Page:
Riot Games is implementing a new system into League of Legends, just a week before the early rounds of its World Championship tournament begin. The Honor system allows players to commend teammates or enemies that go above and beyond the general expectations of sportsmanship. Should a player deserve recognition, simply "thumbs up" their summoner name in one of four categories (Helpful, Friendly, Teamwork, or Honorable Opponent) post-game. Honor is not a currency, however, and while Riot may reward honorable players in the future there are currently no such implementations.
A dozen potential misuses and exploits might currently be running through your head, and Riot recognizes that such a system, despite its lack of wards, must be carefully managed. As such, they've made a number of fail-safe system in Honor to prevent abuse. Specifically:
- Players have a limited amount of honor to distribute, though it is replenished by playing matchmaking games. If using Honor responsibly, Riot expects a player should never run out.
- Honor can only be given in matchmaking games. This means players won't be able to set up customized games just to trade Honor.
- Riot also has "a lot of math in place to track down players who might be trading Honor." Riot is willing to punish those who abuse the system in this manner.
- Players also have the ability to report those they see abusing Honor, which Riot says can be done with the "Spamming" category.
- Honor given by the same person, over and over again, will not count as strongly as Honor given from a player previously unencountered.
- Perhaps most significant of all, those punished by the Tribunal will have their Honor dropped to zero.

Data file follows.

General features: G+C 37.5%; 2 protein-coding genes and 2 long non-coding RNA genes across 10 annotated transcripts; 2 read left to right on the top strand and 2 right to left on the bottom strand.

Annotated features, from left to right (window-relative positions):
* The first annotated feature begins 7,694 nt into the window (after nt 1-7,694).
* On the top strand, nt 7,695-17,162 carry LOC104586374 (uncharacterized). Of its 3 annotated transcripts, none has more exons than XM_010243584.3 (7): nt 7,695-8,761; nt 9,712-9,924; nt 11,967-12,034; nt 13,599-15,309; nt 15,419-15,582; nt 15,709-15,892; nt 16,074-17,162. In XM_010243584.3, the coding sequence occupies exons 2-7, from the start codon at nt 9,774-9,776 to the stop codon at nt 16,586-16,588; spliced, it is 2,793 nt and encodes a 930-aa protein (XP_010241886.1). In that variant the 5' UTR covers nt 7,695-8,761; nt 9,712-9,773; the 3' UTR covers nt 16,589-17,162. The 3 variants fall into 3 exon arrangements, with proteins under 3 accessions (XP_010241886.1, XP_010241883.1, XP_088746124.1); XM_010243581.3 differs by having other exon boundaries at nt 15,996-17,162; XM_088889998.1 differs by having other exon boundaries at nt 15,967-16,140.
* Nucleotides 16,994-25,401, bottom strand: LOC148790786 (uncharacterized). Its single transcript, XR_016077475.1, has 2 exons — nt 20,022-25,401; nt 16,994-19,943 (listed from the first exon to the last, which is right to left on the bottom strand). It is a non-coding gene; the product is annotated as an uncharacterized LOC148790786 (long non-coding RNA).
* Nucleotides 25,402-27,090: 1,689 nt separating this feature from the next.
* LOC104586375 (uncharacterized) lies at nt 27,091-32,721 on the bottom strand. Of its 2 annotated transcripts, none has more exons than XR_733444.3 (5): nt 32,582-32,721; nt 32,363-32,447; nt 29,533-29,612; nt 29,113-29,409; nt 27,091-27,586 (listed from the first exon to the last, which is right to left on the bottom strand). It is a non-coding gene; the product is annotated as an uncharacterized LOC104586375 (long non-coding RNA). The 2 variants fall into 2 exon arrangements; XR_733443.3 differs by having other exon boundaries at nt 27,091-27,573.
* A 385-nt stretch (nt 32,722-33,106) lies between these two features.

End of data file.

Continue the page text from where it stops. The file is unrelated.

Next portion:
It's clear Riot wants their Honor system to truly encourage the community to be more positive. The extent to which they're going to prevent abuse is admirable, though at the end of the day it's difficult to tell whether players will feel encouraged not just to participate, but to alter their attitudes and work harder at sportsmanship.
For example, Reddit has a system called "Karma" where just by participating on the site the number for each user should go up naturally. Users instead feel as if this number is more significant than it seems, and go to length to increase it by gaming the system. Will players of Riot's League of Legends do something similar? Will they see Honor as a meta-game and encourage positivity to build their score? Or will they simply see it as a non-requisite support system with no reward, and ignore it?
Whatever the results, it's encouraging to see Riot attempt to help its community grow stronger and more positive through in-game systems. While the goals of the Honor system may be unclear, and maybe not within reach, there's no question that it has good intentions. Try out a League of Legends matchmaking game today